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Matter for Discussion: LGBTQ+ and Hate Crime

Submitted by the RCN Public Health Forum

14 May 2023, 09:00 - 18 May, 17:00

  • The Brighton Centre, King's Road, Brighton, BN1 2GR
That this meeting of RCN Congress discusses the role of nursing in supporting members of the LGBTQ+ communities who are victims of hate crime.

CHANGED to Resolution: That this meeting of RCN Congresses demands Council to support the role of nursing in supporting members of the LGBTQ+ communities who are victims of hate crime.

This resolution passed.

The Metropolitan Police defines hate crime as “any criminal offence which is perceived by the victim or any other person, to be motivated by hostility or prejudice based on a person's race or perceived race; religion or perceived religion; sexual orientation or perceived sexual orientation; disability or perceived disability and any crime motivated by hostility or prejudice against a person who is transgender or perceived to be transgender” (Metropolitan Police, no date). 

According to the police, reports of sexual orientation hate crime in England and Wales has risen by 41% from 4,345 in 2011 to 26,153  in the year ending March 2022, with a 26% rise in hate crime overall from the previous year (Home Office, 2022a and 2022b ). 

In Northern Ireland, reported homophobic incidents  between April 2021 and March 2022 increased by 34% to 462 compared to the previous twelve months, the largest annual increase, and the highest annual total on record. During the same period, incidences of homophobic crimes increased from 246 to 336, while transphobic hate crimes increased from 34 to 42 (Police Service of Northern Ireland Statistics Branch, 2022).  

Although some of this may be due to improved reporting, this does underline lived reality for people who are members of the LGBTQ+ community.  

The Welsh government has recently published an LGBTQ+ Action Plan for Wales that sets out a clear vision for making Wales the most LGBTQ+ friendly nation in Europe. RCN Wales was consulted during the drafting of this plan and provided comments.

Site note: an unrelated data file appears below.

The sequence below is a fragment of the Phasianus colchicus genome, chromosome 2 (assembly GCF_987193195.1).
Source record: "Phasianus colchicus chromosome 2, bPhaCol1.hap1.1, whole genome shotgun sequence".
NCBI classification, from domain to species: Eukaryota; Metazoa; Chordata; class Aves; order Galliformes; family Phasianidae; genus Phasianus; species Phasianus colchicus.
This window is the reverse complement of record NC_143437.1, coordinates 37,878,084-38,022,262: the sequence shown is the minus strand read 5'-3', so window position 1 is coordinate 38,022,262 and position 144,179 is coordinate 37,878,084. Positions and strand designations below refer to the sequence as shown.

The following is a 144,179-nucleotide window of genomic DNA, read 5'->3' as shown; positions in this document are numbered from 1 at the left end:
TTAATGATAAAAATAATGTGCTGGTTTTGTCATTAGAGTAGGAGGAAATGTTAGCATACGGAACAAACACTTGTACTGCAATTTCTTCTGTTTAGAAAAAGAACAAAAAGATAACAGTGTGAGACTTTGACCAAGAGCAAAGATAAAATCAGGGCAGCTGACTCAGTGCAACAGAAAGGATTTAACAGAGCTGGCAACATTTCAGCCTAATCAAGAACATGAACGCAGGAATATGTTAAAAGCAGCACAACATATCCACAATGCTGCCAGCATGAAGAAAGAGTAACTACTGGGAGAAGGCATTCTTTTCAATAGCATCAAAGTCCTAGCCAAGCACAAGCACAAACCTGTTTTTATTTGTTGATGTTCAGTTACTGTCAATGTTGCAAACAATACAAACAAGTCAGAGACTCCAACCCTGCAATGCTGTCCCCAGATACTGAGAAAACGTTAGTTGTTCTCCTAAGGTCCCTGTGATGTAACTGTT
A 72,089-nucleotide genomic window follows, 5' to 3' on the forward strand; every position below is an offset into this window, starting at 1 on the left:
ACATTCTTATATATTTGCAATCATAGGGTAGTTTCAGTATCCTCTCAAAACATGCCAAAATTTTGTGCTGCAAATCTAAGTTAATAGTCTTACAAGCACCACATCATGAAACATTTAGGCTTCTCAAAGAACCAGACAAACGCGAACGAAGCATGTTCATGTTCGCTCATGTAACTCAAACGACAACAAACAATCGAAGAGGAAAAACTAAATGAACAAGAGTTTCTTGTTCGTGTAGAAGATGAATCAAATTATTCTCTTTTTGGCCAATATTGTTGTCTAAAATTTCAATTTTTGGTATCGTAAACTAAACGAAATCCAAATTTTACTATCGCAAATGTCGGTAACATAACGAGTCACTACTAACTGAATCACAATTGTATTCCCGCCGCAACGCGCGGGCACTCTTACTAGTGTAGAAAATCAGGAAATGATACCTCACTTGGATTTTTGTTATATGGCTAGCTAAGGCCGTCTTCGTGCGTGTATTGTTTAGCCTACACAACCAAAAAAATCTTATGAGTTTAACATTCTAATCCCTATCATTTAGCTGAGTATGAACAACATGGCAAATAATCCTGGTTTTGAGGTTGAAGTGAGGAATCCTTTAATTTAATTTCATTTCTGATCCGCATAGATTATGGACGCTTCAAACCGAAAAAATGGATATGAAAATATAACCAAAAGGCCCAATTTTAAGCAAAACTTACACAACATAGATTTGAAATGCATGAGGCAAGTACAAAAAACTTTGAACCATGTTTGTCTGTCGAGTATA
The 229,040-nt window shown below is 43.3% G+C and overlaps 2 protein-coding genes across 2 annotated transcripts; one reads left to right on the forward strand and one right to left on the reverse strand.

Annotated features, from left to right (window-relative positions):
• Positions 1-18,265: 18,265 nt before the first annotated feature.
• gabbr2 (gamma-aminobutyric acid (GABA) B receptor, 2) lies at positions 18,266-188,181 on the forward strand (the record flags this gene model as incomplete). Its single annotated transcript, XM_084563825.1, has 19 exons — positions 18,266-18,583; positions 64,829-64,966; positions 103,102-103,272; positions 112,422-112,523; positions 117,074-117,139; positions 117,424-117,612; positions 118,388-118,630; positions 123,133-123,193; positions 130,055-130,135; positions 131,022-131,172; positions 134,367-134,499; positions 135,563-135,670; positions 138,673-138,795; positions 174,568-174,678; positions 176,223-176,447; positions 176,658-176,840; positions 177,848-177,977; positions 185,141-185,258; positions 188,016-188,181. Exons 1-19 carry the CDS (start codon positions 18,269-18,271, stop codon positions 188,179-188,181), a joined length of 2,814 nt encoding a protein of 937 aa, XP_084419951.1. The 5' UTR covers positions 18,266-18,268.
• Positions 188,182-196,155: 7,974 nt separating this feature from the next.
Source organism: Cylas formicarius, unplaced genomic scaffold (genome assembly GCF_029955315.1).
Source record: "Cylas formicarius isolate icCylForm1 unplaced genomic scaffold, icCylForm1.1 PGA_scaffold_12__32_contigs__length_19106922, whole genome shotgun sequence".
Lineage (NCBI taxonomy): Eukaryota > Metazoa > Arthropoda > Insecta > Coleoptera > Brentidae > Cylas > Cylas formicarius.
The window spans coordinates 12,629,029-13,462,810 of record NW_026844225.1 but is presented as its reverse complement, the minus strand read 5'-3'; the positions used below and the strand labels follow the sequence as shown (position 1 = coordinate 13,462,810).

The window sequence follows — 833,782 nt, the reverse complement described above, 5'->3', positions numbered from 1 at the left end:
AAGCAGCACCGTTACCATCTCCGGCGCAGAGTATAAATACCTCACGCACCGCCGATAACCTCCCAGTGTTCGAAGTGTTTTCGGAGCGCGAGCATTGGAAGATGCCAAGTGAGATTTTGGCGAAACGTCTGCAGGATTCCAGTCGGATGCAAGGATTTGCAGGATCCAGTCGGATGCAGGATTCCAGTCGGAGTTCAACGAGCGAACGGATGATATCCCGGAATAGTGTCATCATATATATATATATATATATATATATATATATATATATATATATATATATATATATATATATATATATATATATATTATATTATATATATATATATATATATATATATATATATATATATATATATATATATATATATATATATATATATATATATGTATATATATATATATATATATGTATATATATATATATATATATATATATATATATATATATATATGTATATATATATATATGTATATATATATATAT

The plan sets out a series of actions and places nursing firmly at the heart of supporting members of the LGBTQ+ community who are victims of hate crimes in Wales.
In 2020, transphobic recorded incidents hit a three-year high, alongside recorded homophobic hate crimes during the pandemic.

The Hate crime report 2021 from Galop (Hubbard, 2021) shows that three in five LGBTQ+ people who experience hate crime want and need help, but only one in five access support, leaving an overwhelming nine in 10 respondents negatively impacted by their experiences. 

Research by the Rainbow Project in Northern Ireland suggests that some members of the LGBTQ+ community are reluctant to report crimes because of fear of experiencing further harassment or abuse. Over 51% of hate crimes and 68% of domestic abuse incidents were not reported to the police or any support services, with over 43% of respondents stating that they were fearful of becoming a victim (Leebody, 2022).

The victims of homophobic or transphobic hate crimes are loved ones, colleagues, families, friends, and neighbours who may disclose their lived experiences to members of the nursing team when they are seeking care and treatment. 

Members of the nursing team should have the skills and knowledge to provide care and support to people who are victims of LGBTQ+ hate crimes, recognise the specialist support and services they require, and encourage people to report the crime to the police.  

Reading list for this debate available at


Home Office (2022a) Hate crime, England and Wales, 2021/22: bulletin tables. Available at: (Accessed 16 March 2023).

Home Office (2022b) Official statistics: hate crime, England and Wales, 2021 to 2022, Home Office. Available at: (Accessed 16 March 2023).

Hubbard L (2021) Hate crime report 2021: supporting LGBT+ victims of hate crime. Available at: (Accessed 16 March 2023).

Leebody C (2022) Record number of LGBTQ hate crime incidents reported in Northern Ireland branded ‘shocking’ by local charity, Belfast Telegraph19 May. Available at: (Accessed 16 March 2023).

Metropolitan Police (no date) What is hate crime? Available at: (Accessed 16 March 2023).

Police Service of Northern Ireland Statistics Branch (2022) Incidents and crimes with a hate motivation recorded by the police in Northern Ireland: update to 31st March 2022. Available at: (Accessed 16 March 2023).

Welsh Government (2023) LGBTQ+ action plan for Wales. Available at: (Accessed 16 March 2023).

The Brighton Centre
King's Road

Page last updated - 16/10/2023